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The reform of social security pensions and healthcare is a key issue for the modern world, and in many ways Latin America has acted as a social laboratory for the reform of these systems. From the reforms that took place in Chile in 1981, most pension and health care systems in the region have seen reform, and been fully or partially privatized. Many other countries considering reform of their own systems have been influenced by the policies implemented in Latin America. Yet despite the importance and influence of these reforms, until now there has not been an integrated and comprehensive analysis of the changes and their effects. This book is the result of four years of painstaking work, data collection, field research and international collaboration, and so fills the vacuum in the literature with a systematic comparison of pension and healthcare reforms in the 20 Latin American countries. It identifies reform models, and elaborates taxonomies to facilitate their understanding and comparison. Some key features of the reforms to emerge are: labour force and population coverage, equity and solidarity, sufficiency and quality of benefits, state regulation, competition and degree of privatization, efficiency and administrative costs, social participation in management, financing sources and long-term sustainability. Effects of the reforms on social security principles are measured based on recent standardized statistics and other information. Goals or assumptions of the reforms are contrasted with actual outcomes, and the pros and cons of private versus private provision assessed. Detailed policy recommendations are offered to correct current problems and improve pension and healthcare systems. This is the first book to comprehensively study these influential reforms in Latin America's pension and health care systems, and as such will be of importance to academics and researchers interested in social security and welfare policy, pensions, health care, and public policy; Social security, pension, and health care policy-makers; And social security, pension, and health care consultants and practitioners.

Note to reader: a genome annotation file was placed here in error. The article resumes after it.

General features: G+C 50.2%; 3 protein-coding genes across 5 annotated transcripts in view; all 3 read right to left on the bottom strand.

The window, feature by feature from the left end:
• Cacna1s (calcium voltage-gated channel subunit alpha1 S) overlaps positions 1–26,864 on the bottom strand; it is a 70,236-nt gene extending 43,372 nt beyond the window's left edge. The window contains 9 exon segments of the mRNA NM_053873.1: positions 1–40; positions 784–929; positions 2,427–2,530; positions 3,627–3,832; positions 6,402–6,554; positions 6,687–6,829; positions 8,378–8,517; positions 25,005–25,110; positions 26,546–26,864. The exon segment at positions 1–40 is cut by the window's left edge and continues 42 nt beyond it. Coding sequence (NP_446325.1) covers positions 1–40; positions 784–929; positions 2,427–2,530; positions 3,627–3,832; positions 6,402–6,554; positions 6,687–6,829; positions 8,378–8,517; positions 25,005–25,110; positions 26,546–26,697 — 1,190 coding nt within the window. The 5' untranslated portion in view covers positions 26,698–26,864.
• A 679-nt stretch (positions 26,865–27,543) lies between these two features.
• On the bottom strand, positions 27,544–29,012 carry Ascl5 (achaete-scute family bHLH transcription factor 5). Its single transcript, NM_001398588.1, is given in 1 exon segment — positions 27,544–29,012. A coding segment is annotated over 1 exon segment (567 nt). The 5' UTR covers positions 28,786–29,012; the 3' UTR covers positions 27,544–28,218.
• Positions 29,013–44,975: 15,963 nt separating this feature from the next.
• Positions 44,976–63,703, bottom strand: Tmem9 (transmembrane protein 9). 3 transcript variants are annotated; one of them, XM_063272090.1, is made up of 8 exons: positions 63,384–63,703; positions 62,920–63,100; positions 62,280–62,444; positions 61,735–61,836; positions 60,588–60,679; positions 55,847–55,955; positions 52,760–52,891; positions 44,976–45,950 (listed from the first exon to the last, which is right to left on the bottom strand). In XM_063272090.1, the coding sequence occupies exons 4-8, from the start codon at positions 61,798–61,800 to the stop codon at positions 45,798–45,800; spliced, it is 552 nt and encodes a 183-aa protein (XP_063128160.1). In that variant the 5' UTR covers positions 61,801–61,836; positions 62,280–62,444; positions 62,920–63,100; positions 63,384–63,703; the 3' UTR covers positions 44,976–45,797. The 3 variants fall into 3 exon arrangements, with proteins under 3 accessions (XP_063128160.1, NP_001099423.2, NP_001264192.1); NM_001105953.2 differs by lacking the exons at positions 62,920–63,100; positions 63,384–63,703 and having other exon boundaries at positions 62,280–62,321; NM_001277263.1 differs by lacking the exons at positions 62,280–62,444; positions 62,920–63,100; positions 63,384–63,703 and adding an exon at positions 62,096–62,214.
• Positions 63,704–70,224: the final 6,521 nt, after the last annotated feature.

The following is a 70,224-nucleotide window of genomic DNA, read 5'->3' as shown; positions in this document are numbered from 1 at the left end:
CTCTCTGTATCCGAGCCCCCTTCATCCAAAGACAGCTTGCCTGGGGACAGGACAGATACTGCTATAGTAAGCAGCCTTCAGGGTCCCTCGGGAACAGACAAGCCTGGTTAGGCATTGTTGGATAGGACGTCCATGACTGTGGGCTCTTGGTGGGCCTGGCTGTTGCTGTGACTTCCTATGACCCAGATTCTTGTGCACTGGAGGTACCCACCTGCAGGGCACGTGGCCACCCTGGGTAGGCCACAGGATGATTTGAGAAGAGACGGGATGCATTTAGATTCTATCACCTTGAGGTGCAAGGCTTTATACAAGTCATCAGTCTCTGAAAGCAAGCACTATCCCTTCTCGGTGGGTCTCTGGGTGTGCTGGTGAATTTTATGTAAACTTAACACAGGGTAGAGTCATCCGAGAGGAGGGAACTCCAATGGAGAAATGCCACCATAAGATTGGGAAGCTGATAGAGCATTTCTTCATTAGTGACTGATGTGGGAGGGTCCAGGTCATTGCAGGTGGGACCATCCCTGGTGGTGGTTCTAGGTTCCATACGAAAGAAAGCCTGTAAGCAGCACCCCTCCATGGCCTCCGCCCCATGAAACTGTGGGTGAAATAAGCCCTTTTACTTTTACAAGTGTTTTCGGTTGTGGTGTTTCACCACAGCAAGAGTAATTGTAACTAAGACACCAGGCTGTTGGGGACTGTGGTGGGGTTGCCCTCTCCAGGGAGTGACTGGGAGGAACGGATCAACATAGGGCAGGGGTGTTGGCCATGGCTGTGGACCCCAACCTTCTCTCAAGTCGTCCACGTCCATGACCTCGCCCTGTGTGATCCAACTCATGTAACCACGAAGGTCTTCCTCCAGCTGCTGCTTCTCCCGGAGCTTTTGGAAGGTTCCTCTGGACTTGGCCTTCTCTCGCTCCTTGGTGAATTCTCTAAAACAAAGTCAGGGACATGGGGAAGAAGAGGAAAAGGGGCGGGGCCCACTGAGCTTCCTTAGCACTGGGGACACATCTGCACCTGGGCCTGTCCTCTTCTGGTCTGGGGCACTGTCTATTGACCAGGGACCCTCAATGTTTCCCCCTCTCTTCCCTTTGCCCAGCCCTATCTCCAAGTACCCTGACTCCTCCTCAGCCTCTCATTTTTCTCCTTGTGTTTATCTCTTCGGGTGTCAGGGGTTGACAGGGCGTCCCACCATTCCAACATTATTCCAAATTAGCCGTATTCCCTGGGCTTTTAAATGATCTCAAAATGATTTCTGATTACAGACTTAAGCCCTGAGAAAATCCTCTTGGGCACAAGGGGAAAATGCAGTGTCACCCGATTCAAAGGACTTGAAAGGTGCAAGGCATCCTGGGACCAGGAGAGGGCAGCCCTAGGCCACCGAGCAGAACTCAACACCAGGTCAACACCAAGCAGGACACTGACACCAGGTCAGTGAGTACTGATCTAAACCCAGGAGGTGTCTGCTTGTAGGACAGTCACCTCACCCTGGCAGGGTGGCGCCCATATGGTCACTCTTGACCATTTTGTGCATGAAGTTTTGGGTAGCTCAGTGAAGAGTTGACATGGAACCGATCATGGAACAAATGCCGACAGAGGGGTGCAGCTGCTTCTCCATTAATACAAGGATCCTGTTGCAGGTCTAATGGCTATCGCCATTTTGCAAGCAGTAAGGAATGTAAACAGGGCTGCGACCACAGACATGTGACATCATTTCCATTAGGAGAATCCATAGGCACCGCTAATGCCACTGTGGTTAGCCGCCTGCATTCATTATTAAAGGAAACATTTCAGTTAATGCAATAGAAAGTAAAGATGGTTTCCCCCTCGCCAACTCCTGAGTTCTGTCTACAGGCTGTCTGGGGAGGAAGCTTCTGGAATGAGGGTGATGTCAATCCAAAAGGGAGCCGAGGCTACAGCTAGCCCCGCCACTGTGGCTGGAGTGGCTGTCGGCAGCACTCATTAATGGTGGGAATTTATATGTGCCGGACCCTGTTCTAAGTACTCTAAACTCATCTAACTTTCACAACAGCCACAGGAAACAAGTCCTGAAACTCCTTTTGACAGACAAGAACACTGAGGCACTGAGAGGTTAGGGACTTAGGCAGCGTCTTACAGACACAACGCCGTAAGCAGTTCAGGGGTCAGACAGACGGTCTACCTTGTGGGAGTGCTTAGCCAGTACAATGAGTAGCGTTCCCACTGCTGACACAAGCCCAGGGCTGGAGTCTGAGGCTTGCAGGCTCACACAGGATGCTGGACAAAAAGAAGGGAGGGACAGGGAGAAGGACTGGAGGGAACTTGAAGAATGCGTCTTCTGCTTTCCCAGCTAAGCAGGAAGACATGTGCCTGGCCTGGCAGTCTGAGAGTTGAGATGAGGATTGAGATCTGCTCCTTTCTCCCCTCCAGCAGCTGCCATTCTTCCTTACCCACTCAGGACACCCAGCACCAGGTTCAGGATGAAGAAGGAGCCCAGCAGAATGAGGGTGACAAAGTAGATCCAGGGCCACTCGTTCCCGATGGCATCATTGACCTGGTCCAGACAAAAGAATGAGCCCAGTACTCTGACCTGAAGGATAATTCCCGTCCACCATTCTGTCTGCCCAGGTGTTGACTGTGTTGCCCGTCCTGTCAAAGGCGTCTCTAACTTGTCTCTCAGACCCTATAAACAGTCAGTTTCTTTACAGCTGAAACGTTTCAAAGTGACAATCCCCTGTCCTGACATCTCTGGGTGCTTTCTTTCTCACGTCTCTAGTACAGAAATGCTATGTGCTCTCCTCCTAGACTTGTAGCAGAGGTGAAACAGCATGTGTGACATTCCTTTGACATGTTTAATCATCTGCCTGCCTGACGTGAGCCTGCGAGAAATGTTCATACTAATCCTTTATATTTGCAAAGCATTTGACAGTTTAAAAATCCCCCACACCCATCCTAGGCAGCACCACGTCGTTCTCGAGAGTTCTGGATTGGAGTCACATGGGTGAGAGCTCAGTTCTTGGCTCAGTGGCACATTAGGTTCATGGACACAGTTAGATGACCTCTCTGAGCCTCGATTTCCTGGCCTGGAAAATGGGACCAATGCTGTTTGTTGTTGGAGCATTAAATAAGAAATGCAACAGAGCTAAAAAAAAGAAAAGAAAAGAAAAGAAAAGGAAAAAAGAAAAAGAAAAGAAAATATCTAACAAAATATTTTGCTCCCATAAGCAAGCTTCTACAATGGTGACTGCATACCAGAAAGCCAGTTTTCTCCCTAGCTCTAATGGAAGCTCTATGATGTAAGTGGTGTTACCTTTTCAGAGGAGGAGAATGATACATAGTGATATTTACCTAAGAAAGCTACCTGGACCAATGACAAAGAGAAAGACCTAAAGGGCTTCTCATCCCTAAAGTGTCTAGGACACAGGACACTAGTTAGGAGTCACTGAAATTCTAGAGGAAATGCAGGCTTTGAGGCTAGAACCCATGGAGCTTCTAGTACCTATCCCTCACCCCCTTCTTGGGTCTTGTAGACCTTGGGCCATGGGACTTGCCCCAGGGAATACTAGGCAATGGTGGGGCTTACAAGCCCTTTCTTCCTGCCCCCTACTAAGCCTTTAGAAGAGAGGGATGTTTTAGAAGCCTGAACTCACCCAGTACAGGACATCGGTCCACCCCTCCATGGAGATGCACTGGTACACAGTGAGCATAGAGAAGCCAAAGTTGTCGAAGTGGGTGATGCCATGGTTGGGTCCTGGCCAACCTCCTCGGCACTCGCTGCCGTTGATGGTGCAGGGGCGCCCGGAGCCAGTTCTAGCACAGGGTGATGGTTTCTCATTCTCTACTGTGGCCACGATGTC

About the Author
Carmelo Mesa-Lago is Distinguished Service Professor Emeritus of Economics and Latin American Studies at the University of Pittsburgh and has been a visiting professor or researcher in Argentina, Germany, Mexico, Spain, Uruguay, United Kingdom and the United States, as well as a lecturer in 36 countries in Asia, Europe, Latin America and North America. He is the author of 73 books/monographs and about 240 articles/chapters published in 8 languages in 33 countries, most of them on social security including pensions and healthcare. He has worked in all Latin America countries and several in the Caribbean, as well as in Germany, Egypt, Ghana and Thailand, as a regional advisor for ECLAC, a consultant with the ILO, the International Social Security Association (ISSA), PAHO, UNRISD, UNDP and other U.N. branches, as well as most international financial organizations (World Bank, Inter-American Development Bank), national and foreign foundations.